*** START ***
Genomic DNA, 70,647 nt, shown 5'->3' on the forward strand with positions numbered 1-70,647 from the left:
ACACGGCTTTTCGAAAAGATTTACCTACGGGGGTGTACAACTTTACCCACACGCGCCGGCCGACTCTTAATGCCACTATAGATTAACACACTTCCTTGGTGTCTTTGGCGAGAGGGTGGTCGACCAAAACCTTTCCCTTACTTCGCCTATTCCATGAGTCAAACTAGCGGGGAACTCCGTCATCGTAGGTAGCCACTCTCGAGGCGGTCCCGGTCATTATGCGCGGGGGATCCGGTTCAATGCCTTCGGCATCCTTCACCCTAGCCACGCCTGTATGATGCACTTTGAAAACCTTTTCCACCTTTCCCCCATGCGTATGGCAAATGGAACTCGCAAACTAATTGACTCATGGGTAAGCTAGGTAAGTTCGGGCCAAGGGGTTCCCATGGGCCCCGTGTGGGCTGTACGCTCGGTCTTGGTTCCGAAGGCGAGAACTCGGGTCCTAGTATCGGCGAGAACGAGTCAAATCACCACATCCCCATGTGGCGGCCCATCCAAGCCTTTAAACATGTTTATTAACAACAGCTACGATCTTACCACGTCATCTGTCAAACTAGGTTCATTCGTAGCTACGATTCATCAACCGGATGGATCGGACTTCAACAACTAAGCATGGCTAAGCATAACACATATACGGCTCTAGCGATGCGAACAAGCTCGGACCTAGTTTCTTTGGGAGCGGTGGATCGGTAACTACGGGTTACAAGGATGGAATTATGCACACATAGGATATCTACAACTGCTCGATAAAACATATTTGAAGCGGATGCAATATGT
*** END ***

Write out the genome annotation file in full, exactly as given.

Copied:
Genomic DNA, 70,647 nt, shown 5'->3' on the forward strand with positions numbered 1-70,647 from the left:
ACACGGCTTTTCGAAAAGATTTACCTACGGGGGTGTACAACTTTACCCACACGCGCCGGCCGACTCTTAATGCCACTATAGATTAACACACTTCCTTGGTGTCTTTGGCGAGAGGGTGGTCGACCAAAACCTTTCCCTTACTTCGCCTATTCCATGAGTCAAACTAGCGGGGAACTCCGTCATCGTAGGTAGCCACTCTCGAGGCGGTCCCGGTCATTATGCGCGGGGGATCCGGTTCAATGCCTTCGGCATCCTTCACCCTAGCCACGCCTGTATGATGCACTTTGAAAACCTTTTCCACCTTTCCCCCATGCGTATGGCAAATGGAACTCGCAAACTAATTGACTCATGGGTAAGCTAGGTAAGTTCGGGCCAAGGGGTTCCCATGGGCCCCGTGTGGGCTGTACGCTCGGTCTTGGTTCCGAAGGCGAGAACTCGGGTCCTAGTATCGGCGAGAACGAGTCAAATCACCACATCCCCATGTGGCGGCCCATCCAAGCCTTTAAACATGTTTATTAACAACAGCTACGATCTTACCACGTCATCTGTCAAACTAGGTTCATTCGTAGCTACGATTCATCAACCGGATGGATCGGACTTCAACAACTAAGCATGGCTAAGCATAACACATATACGGCTCTAGCGATGCGAACAAGCTCGGACCTAGTTTCTTTGGGAGCGGTGGATCGGTAACTACGGGTTACAAGGATGGAATTATGCACACATAGGATATCTACAACTGCTCGATAAAACATATTTGAAGCGGATGCAATATGT